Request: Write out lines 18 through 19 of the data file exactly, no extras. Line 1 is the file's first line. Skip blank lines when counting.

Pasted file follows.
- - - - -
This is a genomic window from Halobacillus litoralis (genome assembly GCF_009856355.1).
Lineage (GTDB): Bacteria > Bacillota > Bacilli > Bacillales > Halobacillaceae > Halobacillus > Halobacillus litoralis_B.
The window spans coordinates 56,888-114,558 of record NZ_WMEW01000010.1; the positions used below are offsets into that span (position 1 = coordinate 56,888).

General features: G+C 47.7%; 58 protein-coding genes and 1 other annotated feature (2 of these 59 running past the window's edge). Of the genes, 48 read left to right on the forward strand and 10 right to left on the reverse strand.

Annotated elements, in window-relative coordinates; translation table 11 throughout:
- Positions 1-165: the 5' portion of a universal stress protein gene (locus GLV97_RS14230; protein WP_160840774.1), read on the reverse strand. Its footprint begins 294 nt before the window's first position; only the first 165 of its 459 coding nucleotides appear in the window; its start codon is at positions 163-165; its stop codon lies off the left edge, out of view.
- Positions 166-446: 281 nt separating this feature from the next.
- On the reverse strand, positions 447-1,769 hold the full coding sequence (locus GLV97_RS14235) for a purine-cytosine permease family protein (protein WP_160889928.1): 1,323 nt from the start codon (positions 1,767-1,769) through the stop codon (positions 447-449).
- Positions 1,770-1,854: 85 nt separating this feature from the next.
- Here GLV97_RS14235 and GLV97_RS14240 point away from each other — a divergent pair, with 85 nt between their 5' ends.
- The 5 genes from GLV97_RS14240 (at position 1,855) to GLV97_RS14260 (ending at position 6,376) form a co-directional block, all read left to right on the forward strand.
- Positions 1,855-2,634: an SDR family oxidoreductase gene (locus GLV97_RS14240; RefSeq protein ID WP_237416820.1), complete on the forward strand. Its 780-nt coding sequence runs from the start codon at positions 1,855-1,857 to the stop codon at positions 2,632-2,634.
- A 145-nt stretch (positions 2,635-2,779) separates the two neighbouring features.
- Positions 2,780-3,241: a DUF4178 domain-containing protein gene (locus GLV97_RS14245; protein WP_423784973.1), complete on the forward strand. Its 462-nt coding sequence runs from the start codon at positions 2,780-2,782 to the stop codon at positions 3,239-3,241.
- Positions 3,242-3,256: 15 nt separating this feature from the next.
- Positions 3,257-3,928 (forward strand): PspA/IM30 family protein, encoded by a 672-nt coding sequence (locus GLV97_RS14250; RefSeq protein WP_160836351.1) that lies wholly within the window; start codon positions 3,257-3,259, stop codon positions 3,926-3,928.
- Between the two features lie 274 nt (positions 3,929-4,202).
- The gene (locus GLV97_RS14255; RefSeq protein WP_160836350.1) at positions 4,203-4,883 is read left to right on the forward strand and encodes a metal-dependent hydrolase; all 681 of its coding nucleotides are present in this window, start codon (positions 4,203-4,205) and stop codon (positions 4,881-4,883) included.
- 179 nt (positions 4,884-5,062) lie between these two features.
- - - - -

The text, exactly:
- The gene (locus GLV97_RS14255; RefSeq protein WP_160836350.1) at positions 4,203-4,883 is read left to right on the forward strand and encodes a metal-dependent hydrolase; all 681 of its coding nucleotides are present in this window, start codon (positions 4,203-4,205) and stop codon (positions 4,881-4,883) included.
- 179 nt (positions 4,884-5,062) lie between these two features.